Note: A number of years ago I had written an article which I was fortunate to have published in the SC Lawyer magazine centering on the significance of family court orders. Of interest (at least to me) is that even now I have continued to “cross paths” with family court orders which might be problematic to the attorneys and their clients; and so I thought that some of you family court attorneys out there might have and take the time to read what I had described as a “cautionary tale”, hoping that you might find something helpful to you. Good luck out there. [Disclaimer: this article is longer than a more “typical” blog.]
” Twas brillig, and the slithy toves did gyre and gimble in the wabe; all mimsy were the borogroves, and the mome raths outgrabe. Beware the Jabberwock, my son! The jaws that bite, the claws that catch! Beware the Jubjub bird, and shun the brumious Bandersnatch!”*
[*“Jabberwocky” (in part) from Through the Looking-Glass and What Alice Found There” (1872 by Lewis Carroll): “When Alice has finished reading the poem she gives her impressions: ‘It seems very pretty’, she said when she had finished it, ‘but it’s rather hard to understand! (You see she didn’t like to confess, even to herself, that she couldn’t make it out at all.) ‘Somehow it seems to fill my head with ideas – only I don’t exactly know what they are!’ ]
Did you read this, and did you understand what it says…and what it means? And are you certain the opposing attorney and his or her client understood it? Perfect. You’ve just sent your family court judge your proposed order for the judge to sign.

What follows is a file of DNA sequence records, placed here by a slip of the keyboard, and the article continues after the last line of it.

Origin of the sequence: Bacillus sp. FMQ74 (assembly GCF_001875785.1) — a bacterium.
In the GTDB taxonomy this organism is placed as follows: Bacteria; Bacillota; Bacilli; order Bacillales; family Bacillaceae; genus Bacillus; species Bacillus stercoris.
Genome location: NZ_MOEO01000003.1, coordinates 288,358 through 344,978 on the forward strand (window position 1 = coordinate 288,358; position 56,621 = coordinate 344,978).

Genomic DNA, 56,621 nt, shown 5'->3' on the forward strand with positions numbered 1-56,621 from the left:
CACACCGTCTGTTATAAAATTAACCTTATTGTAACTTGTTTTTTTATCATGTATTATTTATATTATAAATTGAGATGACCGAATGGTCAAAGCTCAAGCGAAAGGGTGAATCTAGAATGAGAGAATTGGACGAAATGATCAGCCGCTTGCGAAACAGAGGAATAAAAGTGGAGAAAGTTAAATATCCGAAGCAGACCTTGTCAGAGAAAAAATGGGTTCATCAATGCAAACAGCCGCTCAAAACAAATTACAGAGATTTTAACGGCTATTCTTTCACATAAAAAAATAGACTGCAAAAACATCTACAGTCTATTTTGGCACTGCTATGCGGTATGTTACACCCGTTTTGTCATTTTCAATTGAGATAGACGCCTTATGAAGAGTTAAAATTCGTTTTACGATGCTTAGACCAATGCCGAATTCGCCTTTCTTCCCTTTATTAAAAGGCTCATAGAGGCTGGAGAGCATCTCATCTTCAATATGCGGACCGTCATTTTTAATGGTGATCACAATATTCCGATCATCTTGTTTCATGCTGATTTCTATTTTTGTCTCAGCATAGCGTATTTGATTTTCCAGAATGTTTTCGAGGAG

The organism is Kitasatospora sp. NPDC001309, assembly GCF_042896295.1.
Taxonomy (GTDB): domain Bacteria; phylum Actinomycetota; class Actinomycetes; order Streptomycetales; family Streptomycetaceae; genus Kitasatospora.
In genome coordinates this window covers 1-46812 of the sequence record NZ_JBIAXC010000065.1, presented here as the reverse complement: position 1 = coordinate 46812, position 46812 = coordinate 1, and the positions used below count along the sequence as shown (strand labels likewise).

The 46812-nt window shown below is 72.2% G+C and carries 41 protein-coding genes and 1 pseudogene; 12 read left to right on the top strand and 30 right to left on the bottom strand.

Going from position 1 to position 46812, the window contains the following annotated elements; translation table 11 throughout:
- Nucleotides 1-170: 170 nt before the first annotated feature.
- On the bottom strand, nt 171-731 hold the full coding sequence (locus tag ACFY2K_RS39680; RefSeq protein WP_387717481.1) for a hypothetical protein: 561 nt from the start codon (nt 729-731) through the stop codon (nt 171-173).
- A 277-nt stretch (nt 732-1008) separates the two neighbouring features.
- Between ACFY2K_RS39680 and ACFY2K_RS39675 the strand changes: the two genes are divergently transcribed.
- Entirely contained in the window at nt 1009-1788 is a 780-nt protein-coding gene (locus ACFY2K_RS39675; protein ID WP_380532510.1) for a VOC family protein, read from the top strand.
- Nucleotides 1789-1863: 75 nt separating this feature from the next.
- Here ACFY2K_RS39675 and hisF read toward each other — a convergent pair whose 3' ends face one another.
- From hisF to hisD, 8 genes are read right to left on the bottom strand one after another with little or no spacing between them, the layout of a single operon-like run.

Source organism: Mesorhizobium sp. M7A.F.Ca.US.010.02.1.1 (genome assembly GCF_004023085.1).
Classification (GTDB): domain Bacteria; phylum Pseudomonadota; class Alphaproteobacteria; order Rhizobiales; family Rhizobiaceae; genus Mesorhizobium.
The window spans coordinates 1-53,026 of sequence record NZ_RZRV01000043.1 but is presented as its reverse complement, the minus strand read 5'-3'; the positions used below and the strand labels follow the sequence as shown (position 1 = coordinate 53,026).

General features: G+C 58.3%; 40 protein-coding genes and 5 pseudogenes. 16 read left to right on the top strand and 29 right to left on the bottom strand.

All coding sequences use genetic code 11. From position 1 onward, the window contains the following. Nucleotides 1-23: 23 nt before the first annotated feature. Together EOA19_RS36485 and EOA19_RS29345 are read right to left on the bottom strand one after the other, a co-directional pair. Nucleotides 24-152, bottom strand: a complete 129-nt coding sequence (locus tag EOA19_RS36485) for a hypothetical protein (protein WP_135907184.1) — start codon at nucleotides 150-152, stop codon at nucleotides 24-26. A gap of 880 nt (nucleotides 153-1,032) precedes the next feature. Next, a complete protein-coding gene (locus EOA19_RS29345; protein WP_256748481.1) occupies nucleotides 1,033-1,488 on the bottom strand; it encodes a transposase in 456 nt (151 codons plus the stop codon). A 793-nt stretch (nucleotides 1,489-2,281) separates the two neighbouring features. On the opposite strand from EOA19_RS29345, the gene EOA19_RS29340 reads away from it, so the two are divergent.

When you sent the “proposed order” to the judge, what exactly did you want the order to accomplish, and what result did you seek? Did you want to sound smart? Did you want the order to sound or be purposely vague? Were you guessing at what the judge had ordered and instructed? Did you try to cleverly add several “findings” or “conclusions” or (please say no) slip in some additional relief for your client that the judge never ordered?
Answer this question for me: in order of priorities from the list below, what do you believe is most important to your family court judge after the conclusion of your case?
- Making certain the proposed order accurately states the judge’s ruling?
- Making certain the proposed order is grammatically correct, with the judge’s name spelled correctly?
- Making certain the proposed order is sent to the judge as soon after the hearing or trial as possible?
- Making certain that if you cited statutes or appellate court opinions in the proposed order, they were a correct statement of the law applicable to the judge’s ruling?
- Making certain the proposed order, as to form, complied with the South Carolina Rules of Family Court or the South Carolina Rules of Civil Procedure?
- All of the above?
- Any of the above?